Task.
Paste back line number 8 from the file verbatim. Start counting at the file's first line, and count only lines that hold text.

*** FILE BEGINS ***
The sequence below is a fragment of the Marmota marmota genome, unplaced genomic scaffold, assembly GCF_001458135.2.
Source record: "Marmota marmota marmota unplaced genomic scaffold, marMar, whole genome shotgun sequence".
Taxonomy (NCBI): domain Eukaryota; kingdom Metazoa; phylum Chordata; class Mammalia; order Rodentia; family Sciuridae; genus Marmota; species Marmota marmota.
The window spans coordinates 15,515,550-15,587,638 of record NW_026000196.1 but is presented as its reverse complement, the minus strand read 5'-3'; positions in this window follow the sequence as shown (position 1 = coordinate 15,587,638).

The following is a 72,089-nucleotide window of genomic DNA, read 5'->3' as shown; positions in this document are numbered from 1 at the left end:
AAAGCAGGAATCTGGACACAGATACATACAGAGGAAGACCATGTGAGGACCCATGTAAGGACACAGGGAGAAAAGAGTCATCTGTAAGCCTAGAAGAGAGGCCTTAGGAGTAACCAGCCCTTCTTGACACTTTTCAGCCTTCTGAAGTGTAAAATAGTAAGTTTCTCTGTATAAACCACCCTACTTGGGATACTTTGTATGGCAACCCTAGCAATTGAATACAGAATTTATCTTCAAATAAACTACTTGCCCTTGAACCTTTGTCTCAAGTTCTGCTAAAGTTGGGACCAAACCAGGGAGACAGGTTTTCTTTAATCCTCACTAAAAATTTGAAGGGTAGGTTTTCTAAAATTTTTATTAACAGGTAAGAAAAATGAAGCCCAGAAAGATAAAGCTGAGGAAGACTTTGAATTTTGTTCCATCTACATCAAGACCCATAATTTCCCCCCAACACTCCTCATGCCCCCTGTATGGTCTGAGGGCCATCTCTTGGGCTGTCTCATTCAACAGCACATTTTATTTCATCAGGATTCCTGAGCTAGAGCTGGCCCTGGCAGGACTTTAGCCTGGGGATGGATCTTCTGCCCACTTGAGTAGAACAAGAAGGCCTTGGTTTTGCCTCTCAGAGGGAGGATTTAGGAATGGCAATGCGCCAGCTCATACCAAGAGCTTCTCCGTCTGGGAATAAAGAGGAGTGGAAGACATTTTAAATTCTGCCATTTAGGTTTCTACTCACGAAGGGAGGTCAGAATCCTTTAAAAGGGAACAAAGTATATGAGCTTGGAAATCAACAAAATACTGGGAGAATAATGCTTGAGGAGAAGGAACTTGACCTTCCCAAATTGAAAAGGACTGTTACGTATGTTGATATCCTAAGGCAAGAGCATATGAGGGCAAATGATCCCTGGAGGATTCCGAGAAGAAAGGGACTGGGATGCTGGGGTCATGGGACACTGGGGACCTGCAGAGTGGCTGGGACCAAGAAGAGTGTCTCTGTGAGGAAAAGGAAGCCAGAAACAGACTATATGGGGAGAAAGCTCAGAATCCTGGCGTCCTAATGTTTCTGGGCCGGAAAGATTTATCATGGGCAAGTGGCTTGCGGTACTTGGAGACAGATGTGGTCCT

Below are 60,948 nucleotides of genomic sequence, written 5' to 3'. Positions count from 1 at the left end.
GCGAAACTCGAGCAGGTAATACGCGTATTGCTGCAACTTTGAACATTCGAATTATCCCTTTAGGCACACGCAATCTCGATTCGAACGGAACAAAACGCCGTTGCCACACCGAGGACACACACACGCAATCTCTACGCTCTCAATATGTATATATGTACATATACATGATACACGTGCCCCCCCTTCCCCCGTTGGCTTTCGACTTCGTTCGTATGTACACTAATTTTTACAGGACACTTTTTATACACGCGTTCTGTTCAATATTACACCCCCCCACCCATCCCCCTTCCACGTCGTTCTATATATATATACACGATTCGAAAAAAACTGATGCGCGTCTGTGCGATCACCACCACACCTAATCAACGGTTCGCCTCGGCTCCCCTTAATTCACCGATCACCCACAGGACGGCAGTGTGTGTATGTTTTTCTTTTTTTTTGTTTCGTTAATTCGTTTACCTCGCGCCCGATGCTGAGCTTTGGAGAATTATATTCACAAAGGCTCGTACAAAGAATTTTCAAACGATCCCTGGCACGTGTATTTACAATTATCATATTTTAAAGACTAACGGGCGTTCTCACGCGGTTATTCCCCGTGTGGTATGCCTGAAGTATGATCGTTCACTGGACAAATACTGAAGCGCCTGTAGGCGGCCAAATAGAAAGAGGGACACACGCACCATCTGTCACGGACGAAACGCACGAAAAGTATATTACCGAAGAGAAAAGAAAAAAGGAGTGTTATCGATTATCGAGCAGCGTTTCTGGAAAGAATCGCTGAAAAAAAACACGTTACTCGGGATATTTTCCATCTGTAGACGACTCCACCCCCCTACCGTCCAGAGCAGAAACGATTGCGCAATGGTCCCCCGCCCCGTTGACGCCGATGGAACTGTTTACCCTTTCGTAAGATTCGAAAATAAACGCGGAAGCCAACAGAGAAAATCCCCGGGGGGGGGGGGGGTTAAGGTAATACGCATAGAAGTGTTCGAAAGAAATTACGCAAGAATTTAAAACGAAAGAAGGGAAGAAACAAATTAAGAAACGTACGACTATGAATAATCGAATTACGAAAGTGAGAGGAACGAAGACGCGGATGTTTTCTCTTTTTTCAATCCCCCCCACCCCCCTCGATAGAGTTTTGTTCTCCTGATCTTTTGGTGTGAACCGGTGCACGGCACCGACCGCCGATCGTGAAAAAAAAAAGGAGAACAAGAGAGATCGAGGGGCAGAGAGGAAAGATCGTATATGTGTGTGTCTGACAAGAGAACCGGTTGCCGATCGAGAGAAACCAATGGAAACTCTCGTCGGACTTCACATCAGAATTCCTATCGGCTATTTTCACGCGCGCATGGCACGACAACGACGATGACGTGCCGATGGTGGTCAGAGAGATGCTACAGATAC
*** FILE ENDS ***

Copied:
GCGAAACTCGAGCAGGTAATACGCGTATTGCTGCAACTTTGAACATTCGAATTATCCCTTTAGGCACACGCAATCTCGATTCGAACGGAACAAAACGCCGTTGCCACACCGAGGACACACACACGCAATCTCTACGCTCTCAATATGTATATATGTACATATACATGATACACGTGCCCCCCCTTCCCCCGTTGGCTTTCGACTTCGTTCGTATGTACACTAATTTTTACAGGACACTTTTTATACACGCGTTCTGTTCAATATTACACCCCCCCACCCATCCCCCTTCCACGTCGTTCTATATATATATACACGATTCGAAAAAAACTGATGCGCGTCTGTGCGATCACCACCACACCTAATCAACGGTTCGCCTCGGCTCCCCTTAATTCACCGATCACCCACAGGACGGCAGTGTGTGTATGTTTTTCTTTTTTTTTGTTTCGTTAATTCGTTTACCTCGCGCCCGATGCTGAGCTTTGGAGAATTATATTCACAAAGGCTCGTACAAAGAATTTTCAAACGATCCCTGGCACGTGTATTTACAATTATCATATTTTAAAGACTAACGGGCGTTCTCACGCGGTTATTCCCCGTGTGGTATGCCTGAAGTATGATCGTTCACTGGACAAATACTGAAGCGCCTGTAGGCGGCCAAATAGAAAGAGGGACACACGCACCATCTGTCACGGACGAAACGCACGAAAAGTATATTACCGAAGAGAAAAGAAAAAAGGAGTGTTATCGATTATCGAGCAGCGTTTCTGGAAAGAATCGCTGAAAAAAAACACGTTACTCGGGATATTTTCCATCTGTAGACGACTCCACCCCCCTACCGTCCAGAGCAGAAACGATTGCGCAATGGTCCCCCGCCCCGTTGACGCCGATGGAACTGTTTACCCTTTCGTAAGATTCGAAAATAAACGCGGAAGCCAACAGAGAAAATCCCCGGGGGGGGGGGGGGTTAAGGTAATACGCATAGAAGTGTTCGAAAGAAATTACGCAAGAATTTAAAACGAAAGAAGGGAAGAAACAAATTAAGAAACGTACGACTATGAATAATCGAATTACGAAAGTGAGAGGAACGAAGACGCGGATGTTTTCTCTTTTTTCAATCCCCCCCACCCCCCTCGATAGAGTTTTGTTCTCCTGATCTTTTGGTGTGAACCGGTGCACGGCACCGACCGCCGATCGTGAAAAAAAAAAGGAGAACAAGAGAGATCGAGGGGCAGAGAGGAAAGATCGTATATGTGTGTGTCTGACAAGAGAACCGGTTGCCGATCGAGAGAAACCAATGGAAACTCTCGTCGGACTTCACATCAGAATTCCTATCGGCTATTTTCACGCGCGCATGGCACGACAACGACGATGACGTGCCGATGGTGGTCAGAGAGATGCTACAGATAC